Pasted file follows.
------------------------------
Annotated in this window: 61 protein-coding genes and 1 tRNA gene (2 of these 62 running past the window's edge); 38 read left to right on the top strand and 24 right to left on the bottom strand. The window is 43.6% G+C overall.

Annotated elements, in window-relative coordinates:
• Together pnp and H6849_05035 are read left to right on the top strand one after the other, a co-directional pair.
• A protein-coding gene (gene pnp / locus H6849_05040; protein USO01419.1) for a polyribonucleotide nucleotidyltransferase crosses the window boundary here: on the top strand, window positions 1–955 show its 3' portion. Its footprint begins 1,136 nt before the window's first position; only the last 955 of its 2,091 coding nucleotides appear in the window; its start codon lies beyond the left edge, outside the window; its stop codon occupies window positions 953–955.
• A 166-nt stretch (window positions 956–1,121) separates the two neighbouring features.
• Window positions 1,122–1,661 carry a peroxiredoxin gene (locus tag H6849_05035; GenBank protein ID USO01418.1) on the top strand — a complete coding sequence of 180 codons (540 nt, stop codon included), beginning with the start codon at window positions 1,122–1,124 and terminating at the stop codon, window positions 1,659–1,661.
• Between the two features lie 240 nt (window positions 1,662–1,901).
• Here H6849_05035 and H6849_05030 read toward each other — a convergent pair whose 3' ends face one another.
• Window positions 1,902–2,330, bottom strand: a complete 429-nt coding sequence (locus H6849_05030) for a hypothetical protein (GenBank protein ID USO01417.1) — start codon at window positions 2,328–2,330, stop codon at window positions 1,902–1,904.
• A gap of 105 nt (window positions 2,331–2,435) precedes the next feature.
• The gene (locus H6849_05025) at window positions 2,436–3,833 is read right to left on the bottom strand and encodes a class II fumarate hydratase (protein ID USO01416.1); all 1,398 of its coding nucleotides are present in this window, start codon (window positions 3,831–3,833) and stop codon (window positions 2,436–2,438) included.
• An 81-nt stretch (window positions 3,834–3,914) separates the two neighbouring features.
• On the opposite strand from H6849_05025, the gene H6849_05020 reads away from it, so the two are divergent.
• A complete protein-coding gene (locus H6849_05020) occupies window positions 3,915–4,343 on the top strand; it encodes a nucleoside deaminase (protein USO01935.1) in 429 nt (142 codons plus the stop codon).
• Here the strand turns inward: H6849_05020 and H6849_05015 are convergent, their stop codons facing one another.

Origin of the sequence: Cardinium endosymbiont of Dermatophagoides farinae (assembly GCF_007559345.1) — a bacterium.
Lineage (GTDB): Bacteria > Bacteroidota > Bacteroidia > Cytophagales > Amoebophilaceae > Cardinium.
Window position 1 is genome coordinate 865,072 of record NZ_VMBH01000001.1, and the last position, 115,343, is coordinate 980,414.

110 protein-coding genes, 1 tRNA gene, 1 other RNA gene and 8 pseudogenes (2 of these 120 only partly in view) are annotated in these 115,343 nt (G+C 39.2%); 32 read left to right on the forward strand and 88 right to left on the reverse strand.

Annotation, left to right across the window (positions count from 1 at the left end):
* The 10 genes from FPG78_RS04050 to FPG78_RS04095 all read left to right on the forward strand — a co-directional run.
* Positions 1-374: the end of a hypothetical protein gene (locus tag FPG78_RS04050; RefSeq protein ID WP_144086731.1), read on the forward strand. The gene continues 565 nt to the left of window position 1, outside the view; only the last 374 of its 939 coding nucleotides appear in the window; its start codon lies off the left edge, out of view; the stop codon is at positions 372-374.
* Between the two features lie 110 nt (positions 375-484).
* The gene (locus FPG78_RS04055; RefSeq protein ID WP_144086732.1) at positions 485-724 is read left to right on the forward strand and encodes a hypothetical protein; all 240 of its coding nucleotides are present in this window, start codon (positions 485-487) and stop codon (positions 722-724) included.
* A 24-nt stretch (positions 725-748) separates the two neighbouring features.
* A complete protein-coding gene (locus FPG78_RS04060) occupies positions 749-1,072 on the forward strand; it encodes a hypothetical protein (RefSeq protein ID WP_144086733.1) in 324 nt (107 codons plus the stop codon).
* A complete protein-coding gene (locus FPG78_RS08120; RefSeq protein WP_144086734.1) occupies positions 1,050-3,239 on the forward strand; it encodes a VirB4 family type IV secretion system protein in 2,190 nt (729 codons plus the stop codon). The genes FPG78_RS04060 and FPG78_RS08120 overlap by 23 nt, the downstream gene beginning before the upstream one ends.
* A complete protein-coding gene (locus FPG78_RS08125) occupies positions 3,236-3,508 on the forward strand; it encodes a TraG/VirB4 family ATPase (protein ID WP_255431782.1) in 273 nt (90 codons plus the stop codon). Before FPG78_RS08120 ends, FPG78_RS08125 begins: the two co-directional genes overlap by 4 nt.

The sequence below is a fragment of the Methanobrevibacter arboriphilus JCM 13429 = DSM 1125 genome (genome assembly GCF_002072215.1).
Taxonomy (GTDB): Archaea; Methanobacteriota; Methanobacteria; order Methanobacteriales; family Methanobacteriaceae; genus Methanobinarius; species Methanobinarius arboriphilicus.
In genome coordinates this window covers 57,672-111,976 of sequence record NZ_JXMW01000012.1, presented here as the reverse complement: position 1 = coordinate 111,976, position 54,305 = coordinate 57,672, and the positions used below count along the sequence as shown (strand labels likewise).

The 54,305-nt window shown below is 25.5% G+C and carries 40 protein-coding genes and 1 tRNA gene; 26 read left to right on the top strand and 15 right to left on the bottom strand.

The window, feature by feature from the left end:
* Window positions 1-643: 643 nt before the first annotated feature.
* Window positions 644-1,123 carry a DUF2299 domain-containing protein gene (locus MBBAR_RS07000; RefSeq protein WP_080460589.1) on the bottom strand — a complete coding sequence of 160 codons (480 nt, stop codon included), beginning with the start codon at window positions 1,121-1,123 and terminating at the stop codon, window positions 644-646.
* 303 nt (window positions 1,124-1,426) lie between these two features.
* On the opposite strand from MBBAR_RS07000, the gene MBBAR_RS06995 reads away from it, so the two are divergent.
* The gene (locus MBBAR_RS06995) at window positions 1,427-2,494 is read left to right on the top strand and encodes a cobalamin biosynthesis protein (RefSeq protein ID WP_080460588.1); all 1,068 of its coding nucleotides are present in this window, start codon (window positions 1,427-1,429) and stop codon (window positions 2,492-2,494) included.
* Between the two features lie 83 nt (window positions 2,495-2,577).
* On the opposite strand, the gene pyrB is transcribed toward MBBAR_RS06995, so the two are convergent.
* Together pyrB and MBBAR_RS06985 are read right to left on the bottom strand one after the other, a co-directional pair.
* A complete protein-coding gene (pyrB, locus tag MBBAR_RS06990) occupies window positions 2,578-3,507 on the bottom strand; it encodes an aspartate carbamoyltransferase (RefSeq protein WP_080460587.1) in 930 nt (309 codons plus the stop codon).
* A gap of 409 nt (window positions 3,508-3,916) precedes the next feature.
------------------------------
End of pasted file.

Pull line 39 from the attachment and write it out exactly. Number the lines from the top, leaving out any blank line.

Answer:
* Between the two features lie 83 nt (window positions 2,495-2,577).